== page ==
And yet, another object is to provide a mechanical limiter for the tool spindle feed which will allow the tool to freely back off from the work, due to shock loads, but which will immediately take over to bring it back into engagement with the work at a predetermined rate, rather than letting it bounce up and drop down repeatedly.
And still another object is to provide a mechanical limiter for the tool spindle which never acts to positively drive the spindle toward the work but acts only as a hold-back or speed governor for the spindle to prevent it from exceeding a speed of motion in the direction of feed, as determined by the speed at which the mechanical limiter is operated.
The novel features that we consider characteristic of our invention are set forth with particularity in the appended claims. The invention itself, however, both as to its organization and its methods of operation, together with additional objects and advantages thereof, will best be understood from the following description of specific embodiments when read in connection with the accompanying drawings, in which Fig. l is a front View of the upper end of a lens generating machine, partly in elevation and partly in section, and showing a tool spindle feed mechanism constructed in accordance with a preferred embodiment of the present invention;
Fig. 2 is a plan view showing the tool spindle from a position looking along the axi thereof and including the mechanical hold-back for the spindle;
Fig. 3 is a front elevational view of the apparatus shown in Fig. 2, and particularly showing the mechanical limiter, or hold-back, for the tool spindle, and including a diagrammatic showing of one form of electrical control circuit for the spindle feed; and
Fig. 4 is an enlarged sectional view taken substantially on line 4-4 of Fig. 2; and showing the overrunning clutch in the mechanical hold-back.
Like reference characters refer to corresponding parts throughout the drawing.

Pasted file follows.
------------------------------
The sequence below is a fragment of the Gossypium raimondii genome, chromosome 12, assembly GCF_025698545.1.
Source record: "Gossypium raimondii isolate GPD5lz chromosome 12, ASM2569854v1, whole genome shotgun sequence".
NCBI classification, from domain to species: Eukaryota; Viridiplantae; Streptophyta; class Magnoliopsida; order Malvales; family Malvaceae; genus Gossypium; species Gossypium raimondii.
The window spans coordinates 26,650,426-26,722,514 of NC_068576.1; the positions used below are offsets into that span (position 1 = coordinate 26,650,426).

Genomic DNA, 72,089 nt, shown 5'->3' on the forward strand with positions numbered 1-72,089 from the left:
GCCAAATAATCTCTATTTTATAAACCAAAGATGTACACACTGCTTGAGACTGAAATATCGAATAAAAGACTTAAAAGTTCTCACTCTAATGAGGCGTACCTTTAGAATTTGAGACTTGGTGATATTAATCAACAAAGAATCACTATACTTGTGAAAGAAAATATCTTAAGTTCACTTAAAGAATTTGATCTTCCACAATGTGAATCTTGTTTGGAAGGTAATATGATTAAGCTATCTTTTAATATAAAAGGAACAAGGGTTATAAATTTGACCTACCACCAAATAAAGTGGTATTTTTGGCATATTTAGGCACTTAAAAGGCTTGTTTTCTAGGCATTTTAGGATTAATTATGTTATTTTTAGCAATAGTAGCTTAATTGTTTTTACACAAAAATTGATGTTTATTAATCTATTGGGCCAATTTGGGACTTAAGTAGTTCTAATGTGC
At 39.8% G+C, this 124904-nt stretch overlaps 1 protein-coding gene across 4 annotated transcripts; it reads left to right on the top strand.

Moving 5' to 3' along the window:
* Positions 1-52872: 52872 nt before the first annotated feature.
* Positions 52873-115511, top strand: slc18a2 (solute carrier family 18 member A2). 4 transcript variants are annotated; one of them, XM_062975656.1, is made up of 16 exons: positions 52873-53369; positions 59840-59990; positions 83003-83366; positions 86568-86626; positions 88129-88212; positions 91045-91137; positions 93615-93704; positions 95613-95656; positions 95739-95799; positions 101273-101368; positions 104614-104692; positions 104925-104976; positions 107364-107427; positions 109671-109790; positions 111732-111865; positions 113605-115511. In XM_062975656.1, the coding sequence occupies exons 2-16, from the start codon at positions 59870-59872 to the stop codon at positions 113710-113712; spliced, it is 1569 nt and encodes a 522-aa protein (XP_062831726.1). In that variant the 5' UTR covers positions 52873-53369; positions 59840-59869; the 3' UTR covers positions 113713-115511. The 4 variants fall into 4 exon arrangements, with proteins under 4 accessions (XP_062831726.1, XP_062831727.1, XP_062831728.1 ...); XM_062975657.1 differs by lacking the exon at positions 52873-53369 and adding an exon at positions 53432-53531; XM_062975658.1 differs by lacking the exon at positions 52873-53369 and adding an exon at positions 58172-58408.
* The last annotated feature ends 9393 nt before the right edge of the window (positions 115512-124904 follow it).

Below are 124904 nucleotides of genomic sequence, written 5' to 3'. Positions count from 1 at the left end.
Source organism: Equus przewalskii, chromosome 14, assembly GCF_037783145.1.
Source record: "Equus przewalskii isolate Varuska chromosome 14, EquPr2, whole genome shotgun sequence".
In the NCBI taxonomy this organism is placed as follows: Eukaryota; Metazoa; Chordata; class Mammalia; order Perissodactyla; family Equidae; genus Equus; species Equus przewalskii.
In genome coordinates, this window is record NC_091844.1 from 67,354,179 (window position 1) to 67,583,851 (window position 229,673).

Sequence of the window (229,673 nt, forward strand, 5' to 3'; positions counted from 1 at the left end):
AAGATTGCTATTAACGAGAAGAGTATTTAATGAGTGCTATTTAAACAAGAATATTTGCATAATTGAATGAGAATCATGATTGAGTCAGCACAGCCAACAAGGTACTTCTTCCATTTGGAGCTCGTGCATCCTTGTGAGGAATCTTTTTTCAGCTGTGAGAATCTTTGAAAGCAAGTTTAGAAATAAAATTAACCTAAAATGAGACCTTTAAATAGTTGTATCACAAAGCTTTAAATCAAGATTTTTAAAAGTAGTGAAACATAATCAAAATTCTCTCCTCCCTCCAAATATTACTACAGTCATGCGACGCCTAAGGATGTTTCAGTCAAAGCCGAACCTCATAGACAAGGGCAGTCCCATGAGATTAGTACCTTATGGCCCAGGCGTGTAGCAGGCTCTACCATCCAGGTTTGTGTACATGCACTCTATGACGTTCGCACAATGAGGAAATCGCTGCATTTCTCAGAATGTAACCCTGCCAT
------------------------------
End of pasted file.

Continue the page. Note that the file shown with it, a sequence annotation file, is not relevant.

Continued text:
Briefly, in accordance with the present invention, the tool spindle is normally fed toward the work under a controlled pressure by air, springs, etc., and a mechanical limiter or hold-back is connected to the tool spindle and is so designed as to control the rate at which the spindle is fed toward the work up until the time the tool actually engages the work. Or, stating it another way, the mechanical limiter acts as a governor to prevent the rate of travel of the spindle in the feeding direction from exceeding a predetermined value. So long as the tool spindle tends to travel in the feeding direction at a rate less than that dictated by the hold-back mechanism, then the hold-back is disconnected from the spindle. The same is true if the spindle moves in the opposite direction, or away from the work. Accordingly, this hold-back mechanism operates only to control the rate of feed of the spindle until the tool reaches the work, after which the pressure feed for the spindle is in sole control of the spindle during the actual abrading operation. Furthermore, this mechanical hold-back allows the spindle to be freely retracted from the work whether such retraction be intentional for reloading the Work spindle, or be caused by accidental shock loads applied -to the tool. In the latter instance, the mechanical hold-back takes over to prevent the tool from again dropping down modate different radii of curvatures on different types of work, the tool spindle is mounted on an index plate I4 which is arcuately adjustable on a traverse plate 15 about a hub IB whose center is in alignment with the axis of the work spindle. The traverse plate includes an arcuate guideway I! with which a corresponding arcuate guide on the index plate I4 cooperates, and the adjacent edges of the two may be provided with a scale and index, not shown, to facilitate angular adjustment of the tool spindle-for different jobs. Adjustment of the index plate l4 and the tool spindle (2 carried thereby is accomplished by turning screw I8 b handle l9, said screw being fixed to traverse plate l5 through a rotatable joint 20 and engaging a nut 2| rotatably mounted on the end of a bracket 22 fixed to and extending radially from the index plate.